Picturebooks on the Potty: Vol. 1, No. 7

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Fall is a time of mixed emotions for gardeners. I quietly mourn ten months without fresh tomatoes as I pull used-up vines from the ground. But, as I place those vines in the compost and bury garlic cloves in the ground, I’m already planning for next spring. And here in central Ohio, there is still about a month ’til our first frost; plenty of time to grow some salad greens.

As we take down this year’s garden, we consider what we might do differently next year. What worked in its current location? What didn’t? How can we rotate plants around to help keep the soil healthy and strong and to make it easier to harvest our bounty. These are the lessons of Strega Nona’s Harvest (dePaola, 2009).

If you don’t know Strega Nona, you ought to. I wrote about her original story (dePaola, 1975) and it’s relation to the German folk tale “The Magic Porridge Pot” last month. In this story, Strega Nona teaches her young charges all about saving, planting, and tending seeds. While Strega Nona carefully plans and plants her garden, yielding well-ordered rows of fruits and vegetables, Big Anthony just throws his seeds in the ground and winds up with a jungle of bushes and vines. This year, my garden was more like Big Anthony’s and while I don’t much mind so long as my plants produce yummy food, I was already planning to do things differently next year. Reading Strega Nona’s advice just pushed me along.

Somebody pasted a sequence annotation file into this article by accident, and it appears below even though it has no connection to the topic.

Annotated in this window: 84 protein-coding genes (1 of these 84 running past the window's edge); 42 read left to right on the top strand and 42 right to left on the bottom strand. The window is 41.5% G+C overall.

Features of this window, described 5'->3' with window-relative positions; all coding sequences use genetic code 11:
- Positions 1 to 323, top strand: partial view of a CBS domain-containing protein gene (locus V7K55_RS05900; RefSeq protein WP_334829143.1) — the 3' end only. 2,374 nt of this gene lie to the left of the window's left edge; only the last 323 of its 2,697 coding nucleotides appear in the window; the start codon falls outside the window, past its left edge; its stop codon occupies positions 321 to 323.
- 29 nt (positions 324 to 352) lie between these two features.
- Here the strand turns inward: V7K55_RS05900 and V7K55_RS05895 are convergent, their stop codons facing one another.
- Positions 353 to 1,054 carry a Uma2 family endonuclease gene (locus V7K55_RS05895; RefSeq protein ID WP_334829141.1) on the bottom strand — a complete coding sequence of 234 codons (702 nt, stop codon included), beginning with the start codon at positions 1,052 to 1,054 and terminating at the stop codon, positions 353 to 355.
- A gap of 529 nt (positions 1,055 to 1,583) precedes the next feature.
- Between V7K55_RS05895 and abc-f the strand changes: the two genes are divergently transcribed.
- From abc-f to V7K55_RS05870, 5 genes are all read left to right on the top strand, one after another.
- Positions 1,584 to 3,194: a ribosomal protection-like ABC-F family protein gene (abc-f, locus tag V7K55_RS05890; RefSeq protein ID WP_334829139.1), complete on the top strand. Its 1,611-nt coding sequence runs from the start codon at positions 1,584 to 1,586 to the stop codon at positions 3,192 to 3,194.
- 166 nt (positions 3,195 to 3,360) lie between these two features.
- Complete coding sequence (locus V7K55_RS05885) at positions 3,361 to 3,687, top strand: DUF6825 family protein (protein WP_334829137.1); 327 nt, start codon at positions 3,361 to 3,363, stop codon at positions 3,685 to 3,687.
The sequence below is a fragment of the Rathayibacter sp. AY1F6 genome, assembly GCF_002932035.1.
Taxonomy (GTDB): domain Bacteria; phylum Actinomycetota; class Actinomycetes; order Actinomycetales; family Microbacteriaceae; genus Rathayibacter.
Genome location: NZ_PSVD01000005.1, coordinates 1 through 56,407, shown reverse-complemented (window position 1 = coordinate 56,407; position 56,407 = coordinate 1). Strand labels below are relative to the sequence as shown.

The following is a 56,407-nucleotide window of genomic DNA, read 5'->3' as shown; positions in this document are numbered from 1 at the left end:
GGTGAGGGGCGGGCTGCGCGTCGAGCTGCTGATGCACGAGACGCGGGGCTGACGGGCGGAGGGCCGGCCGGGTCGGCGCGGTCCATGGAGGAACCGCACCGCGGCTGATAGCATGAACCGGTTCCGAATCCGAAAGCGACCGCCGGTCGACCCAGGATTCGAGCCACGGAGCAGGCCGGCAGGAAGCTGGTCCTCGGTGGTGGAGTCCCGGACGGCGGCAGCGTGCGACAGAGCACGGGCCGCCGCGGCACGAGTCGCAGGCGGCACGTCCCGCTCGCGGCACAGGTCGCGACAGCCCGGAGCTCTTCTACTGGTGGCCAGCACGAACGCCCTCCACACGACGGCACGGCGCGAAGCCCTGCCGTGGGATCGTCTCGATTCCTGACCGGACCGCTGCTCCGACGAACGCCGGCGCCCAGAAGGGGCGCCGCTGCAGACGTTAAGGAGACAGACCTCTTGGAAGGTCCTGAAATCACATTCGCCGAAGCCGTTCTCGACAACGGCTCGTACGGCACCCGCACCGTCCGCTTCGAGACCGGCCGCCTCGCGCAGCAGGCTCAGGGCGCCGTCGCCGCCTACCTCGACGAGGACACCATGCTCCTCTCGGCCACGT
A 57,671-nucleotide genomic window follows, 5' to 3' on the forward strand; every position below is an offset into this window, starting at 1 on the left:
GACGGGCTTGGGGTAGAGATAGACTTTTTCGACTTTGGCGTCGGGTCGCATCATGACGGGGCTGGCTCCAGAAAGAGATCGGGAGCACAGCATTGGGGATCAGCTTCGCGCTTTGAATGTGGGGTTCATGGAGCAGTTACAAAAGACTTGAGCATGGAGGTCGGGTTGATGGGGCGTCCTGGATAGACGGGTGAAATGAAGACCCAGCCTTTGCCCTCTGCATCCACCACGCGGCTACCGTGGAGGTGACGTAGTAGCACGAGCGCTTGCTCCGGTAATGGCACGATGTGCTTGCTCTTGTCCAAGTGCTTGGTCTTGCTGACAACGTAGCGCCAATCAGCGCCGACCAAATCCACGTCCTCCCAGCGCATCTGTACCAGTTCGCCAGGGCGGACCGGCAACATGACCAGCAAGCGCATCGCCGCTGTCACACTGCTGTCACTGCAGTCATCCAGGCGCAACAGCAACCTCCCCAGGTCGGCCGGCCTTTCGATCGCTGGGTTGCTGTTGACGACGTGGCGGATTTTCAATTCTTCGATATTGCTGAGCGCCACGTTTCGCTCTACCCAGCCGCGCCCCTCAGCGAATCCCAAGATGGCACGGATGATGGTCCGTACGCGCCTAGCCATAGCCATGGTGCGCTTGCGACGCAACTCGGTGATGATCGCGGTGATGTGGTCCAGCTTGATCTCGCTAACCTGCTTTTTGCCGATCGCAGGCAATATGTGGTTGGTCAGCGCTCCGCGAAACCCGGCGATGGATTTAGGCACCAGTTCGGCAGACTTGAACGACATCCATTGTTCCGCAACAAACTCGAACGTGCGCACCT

So, I’m off to make notes in my libro del giardino (garden notebook) and get starting planning for Spring 2014.

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